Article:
Lies, Damned Lies and the Haslam Administration



The public swamped the governor's office with complaints about Bill Haslam's crackdown against Occupy Nashville. That's the latest news from documents that reporters are demanding from the administration under the state's public records act. Of 400 emails to the governor's office, only 11 supported Haslam.

That's funny because Haslam has been telling the media he thinks the public is split over whether he needed to haul peaceful protesters to jail to make Legislative Plaza safe for democracy.

"You know, this is one of those that there’s a lot of opinions on," Haslam said Monday. "I have a lot of people who thought that when we went in and tried to implement a curfew that we were wrong. I’ve had a whole lot of people say, 'I can’t believe that’s happening on that property. If I went and set up a tent there four weeks ago, would you have let me stay?' So there’s a lot of passionate feelings around it on both sides."

"A lot of people" think the governor was wrong, but "a whole lot of people" are backing him. That's been the message from Haslam. Maybe he just hasn't had time to check his inbox.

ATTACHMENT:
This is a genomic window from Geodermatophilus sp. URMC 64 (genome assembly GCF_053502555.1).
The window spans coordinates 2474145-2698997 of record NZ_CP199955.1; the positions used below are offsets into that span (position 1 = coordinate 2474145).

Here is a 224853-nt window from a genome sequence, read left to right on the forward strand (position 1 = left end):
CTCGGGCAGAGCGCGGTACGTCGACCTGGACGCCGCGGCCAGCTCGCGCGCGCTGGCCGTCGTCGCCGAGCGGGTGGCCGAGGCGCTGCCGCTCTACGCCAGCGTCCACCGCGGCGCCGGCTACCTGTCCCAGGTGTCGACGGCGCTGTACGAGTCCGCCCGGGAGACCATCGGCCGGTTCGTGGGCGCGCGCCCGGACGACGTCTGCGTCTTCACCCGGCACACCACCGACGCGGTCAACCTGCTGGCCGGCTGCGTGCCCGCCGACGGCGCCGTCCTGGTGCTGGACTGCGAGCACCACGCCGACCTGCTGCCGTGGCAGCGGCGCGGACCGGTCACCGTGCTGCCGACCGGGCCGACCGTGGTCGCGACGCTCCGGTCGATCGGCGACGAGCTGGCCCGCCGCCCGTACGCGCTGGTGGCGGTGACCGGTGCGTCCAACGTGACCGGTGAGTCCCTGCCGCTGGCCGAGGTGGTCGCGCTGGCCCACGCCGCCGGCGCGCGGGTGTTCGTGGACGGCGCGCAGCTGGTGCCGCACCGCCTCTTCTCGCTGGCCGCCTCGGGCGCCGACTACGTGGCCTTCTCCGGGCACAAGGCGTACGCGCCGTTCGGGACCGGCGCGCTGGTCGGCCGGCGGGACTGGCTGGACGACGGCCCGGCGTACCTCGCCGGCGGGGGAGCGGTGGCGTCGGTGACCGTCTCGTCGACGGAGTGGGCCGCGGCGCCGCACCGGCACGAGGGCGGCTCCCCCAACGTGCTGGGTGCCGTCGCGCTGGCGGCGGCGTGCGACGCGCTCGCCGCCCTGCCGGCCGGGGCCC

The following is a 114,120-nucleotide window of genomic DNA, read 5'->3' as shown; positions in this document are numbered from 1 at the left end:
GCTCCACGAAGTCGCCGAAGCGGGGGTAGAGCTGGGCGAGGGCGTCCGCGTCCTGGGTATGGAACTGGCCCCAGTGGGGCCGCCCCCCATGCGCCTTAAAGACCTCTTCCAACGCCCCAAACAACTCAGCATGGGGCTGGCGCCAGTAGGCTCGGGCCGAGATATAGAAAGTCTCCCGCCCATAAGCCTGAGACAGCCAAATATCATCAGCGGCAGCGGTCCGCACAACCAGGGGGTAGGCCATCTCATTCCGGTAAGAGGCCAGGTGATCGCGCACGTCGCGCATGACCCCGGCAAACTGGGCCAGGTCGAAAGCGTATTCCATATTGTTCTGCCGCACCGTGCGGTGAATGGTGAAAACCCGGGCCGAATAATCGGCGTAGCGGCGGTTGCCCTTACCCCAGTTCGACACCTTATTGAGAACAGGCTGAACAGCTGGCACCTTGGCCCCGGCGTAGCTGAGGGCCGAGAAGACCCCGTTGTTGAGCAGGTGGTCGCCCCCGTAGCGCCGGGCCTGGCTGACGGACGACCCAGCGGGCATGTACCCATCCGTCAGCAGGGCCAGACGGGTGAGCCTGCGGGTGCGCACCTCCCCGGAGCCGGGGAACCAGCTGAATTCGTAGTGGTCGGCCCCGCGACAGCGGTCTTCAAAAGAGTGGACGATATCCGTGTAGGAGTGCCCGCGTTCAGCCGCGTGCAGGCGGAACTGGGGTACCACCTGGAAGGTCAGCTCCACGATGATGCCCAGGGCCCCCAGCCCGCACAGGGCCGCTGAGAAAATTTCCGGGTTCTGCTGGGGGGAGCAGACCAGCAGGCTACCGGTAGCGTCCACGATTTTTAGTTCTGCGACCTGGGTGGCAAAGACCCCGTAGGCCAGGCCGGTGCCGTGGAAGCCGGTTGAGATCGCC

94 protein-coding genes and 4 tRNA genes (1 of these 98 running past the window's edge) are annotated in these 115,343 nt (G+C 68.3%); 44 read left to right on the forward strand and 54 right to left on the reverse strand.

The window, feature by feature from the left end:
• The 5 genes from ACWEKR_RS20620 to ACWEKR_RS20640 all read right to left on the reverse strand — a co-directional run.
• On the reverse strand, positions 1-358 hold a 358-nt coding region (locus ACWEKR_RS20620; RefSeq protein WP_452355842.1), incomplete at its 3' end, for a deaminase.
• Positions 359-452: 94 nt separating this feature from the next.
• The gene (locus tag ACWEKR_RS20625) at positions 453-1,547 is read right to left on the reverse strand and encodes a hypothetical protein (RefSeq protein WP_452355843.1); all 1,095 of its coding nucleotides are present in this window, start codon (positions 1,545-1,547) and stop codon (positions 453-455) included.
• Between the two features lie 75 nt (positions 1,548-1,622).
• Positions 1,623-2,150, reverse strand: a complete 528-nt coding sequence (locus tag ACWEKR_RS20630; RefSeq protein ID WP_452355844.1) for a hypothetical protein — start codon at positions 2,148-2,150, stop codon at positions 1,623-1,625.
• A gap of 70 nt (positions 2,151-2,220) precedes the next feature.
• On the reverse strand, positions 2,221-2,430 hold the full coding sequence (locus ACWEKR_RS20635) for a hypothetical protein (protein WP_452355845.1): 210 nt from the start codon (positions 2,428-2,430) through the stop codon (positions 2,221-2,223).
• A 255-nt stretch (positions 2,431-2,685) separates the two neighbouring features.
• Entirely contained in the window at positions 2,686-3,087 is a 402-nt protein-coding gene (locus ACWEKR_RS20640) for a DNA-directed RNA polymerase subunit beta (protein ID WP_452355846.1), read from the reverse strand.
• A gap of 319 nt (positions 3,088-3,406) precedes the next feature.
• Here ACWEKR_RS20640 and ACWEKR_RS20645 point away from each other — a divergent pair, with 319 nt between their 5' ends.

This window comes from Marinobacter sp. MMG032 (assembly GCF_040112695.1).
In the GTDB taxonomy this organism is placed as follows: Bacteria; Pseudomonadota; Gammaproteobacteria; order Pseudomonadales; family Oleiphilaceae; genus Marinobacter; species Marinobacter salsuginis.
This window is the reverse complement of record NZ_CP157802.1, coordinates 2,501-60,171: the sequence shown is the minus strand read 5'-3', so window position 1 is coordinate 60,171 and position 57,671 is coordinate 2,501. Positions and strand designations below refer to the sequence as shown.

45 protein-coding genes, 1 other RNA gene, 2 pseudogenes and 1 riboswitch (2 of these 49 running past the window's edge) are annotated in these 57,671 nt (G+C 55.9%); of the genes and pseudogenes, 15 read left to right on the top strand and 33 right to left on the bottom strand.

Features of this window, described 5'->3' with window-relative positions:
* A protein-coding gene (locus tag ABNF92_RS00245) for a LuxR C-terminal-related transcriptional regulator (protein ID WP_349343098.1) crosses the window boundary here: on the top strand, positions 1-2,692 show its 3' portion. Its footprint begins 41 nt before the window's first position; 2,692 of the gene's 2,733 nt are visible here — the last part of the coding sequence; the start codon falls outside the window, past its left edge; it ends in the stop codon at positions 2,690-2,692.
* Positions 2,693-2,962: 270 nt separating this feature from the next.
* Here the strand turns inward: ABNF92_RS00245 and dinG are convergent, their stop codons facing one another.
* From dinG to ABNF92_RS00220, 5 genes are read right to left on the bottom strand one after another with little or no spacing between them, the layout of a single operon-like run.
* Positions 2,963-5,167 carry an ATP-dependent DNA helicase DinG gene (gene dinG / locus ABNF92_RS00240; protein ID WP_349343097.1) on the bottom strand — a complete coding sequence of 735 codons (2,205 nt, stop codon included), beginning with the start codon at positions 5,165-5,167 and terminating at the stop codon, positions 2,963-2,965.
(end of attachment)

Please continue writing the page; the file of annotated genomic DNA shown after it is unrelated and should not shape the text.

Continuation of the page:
So now we can add another item to our little list of misleading statements or outright lies told by Haslam and his minions about Occupy Nashville. On the day the curfew was sprung on an unsuspecting public, a Haslam flack told reporters there would be no arrests that night. "Not tonight," spokeswoman Lola Potter said. At 3 a.m., the troopers swept in for the first time.

That's Lie No. 1. In trying to explain it away, the governor's spinmeisters have produced yet more BS. One of them helpfully pointed out to Pith that "technically" the arrests didn't really happen that same exact night since the clock passed midnight. We still can't believe someone actually said that.

Then after the second roundup of protesters, the Safety Department continued to insist in public statements and interviews with reporters that the curfew would be enforced. Whoops! Obviously, the state's lawyers had belated realized they were walking on unsound legal ground, and Haslam had canceled the crackdown. We guess the public didn't need to know.

But our favorite fib came from Safety Commissioner Bill Gibbons. He justified the arrests by complaining that the state couldn't possibly find the time "to babysit protesters." Since then, reporters have learned troopers had plenty of time to go undercover to spy on the protesters. Reams of internal THP memos show round-the-clock status reports on the protesters’ doings.

About all this, we have two words for the governor: Credibility gap. As Nixon and LBJ discovered in a different protest era, that's a bad thing.


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